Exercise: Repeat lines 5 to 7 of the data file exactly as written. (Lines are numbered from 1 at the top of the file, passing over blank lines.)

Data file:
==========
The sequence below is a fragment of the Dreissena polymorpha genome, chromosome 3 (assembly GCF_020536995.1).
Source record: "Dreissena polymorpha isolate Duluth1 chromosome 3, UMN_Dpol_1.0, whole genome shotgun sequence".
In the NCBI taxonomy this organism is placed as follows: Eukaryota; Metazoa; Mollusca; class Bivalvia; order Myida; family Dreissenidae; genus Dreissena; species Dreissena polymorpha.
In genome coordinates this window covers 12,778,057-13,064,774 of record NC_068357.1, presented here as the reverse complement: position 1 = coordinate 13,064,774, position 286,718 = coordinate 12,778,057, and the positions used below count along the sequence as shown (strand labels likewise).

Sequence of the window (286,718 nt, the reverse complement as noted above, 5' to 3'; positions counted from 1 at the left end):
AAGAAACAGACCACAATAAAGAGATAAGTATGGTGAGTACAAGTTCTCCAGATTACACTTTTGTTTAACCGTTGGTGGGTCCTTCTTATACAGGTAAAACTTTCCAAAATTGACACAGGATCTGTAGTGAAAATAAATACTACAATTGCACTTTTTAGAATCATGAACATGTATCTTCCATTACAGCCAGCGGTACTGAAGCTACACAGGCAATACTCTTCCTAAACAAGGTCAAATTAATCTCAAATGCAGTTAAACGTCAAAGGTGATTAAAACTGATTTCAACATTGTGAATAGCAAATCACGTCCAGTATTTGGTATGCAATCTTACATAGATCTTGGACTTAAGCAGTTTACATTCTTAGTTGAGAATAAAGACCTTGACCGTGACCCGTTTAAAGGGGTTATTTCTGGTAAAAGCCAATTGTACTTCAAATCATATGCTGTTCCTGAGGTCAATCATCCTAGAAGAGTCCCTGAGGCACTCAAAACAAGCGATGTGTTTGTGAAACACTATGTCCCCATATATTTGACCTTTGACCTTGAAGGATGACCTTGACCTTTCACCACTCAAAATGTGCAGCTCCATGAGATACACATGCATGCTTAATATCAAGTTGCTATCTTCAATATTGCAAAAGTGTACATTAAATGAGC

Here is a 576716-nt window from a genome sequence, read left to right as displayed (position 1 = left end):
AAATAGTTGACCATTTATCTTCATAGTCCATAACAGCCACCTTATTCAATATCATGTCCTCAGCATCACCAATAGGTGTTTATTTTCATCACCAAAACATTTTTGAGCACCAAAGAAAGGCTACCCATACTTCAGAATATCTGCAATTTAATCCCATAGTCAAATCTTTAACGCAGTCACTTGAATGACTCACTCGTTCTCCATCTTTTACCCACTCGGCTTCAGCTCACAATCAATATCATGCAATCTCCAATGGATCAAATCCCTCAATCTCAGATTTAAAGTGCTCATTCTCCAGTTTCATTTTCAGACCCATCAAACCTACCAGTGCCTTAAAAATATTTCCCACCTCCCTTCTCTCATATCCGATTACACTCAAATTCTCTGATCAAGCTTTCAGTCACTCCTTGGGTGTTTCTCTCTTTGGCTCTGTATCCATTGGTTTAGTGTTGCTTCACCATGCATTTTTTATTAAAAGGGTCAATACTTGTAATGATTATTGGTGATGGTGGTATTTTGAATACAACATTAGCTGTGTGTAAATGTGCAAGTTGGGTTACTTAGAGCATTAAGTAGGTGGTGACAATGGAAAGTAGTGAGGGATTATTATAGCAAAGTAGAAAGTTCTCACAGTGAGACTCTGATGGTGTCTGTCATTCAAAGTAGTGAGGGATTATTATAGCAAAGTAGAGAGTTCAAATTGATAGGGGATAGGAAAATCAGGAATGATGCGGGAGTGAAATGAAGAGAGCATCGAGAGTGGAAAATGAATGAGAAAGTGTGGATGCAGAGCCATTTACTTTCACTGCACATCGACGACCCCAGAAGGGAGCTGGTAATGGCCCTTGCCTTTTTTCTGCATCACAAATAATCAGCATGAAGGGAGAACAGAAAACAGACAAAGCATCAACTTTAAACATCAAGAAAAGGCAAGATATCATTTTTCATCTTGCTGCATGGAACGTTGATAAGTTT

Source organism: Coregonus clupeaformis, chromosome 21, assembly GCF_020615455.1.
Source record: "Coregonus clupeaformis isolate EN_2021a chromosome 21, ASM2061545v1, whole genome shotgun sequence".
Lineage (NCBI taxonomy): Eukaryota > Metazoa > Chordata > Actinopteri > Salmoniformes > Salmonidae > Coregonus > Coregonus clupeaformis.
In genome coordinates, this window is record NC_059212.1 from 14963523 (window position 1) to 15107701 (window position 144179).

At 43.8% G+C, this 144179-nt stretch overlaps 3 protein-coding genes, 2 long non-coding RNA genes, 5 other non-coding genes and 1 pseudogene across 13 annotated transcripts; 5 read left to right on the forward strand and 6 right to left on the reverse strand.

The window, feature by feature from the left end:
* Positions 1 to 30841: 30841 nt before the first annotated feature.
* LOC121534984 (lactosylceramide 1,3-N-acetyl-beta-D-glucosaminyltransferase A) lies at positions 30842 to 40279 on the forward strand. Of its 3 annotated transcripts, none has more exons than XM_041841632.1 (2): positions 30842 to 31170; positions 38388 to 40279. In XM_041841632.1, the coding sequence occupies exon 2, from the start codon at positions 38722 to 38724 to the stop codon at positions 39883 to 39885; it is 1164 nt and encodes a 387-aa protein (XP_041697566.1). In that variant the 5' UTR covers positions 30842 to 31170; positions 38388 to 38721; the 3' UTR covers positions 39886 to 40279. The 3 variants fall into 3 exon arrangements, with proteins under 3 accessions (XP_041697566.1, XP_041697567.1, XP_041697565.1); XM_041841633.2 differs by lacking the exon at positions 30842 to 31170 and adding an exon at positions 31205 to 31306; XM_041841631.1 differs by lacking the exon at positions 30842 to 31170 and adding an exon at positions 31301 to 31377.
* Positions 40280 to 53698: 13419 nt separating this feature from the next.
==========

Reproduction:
Sequence of the window (286,718 nt, the reverse complement as noted above, 5' to 3'; positions counted from 1 at the left end):
AAGAAACAGACCACAATAAAGAGATAAGTATGGTGAGTACAAGTTCTCCAGATTACACTTTTGTTTAACCGTTGGTGGGTCCTTCTTATACAGGTAAAACTTTCCAAAATTGACACAGGATCTGTAGTGAAAATAAATACTACAATTGCACTTTTTAGAATCATGAACATGTATCTTCCATTACAGCCAGCGGTACTGAAGCTACACAGGCAATACTCTTCCTAAACAAGGTCAAATTAATCTCAAATGCAGTTAAACGTCAAAGGTGATTAAAACTGATTTCAACATTGTGAATAGCAAATCACGTCCAGTATTTGGTATGCAATCTTACATAGATCTTGGACTTAAGCAGTTTACATTCTTAGTTGAGAATAAAGACCTTGACCGTGACCCGTTTAAAGGGGTTATTTCTGGTAAAAGCCAATTGTACTTCAAATCATATGCTGTTCCTGAGGTCAATCATCCTAGAAGAGTCCCTGAGGCACTCAAAACAAGCGATGTGTTTGTGAAACACTATGTCCCCATATATTTGACCTTTGACCTTGAAGGATGACCTTGACCTTTCACCACTCAAAATGTGCAGCTCCATGAGATACACATGCATGCTTAATATCAAGTTGCTATCTTCAATATTGCAAAAGTGTACATTAAATGAGC

Here is a 576716-nt window from a genome sequence, read left to right as displayed (position 1 = left end):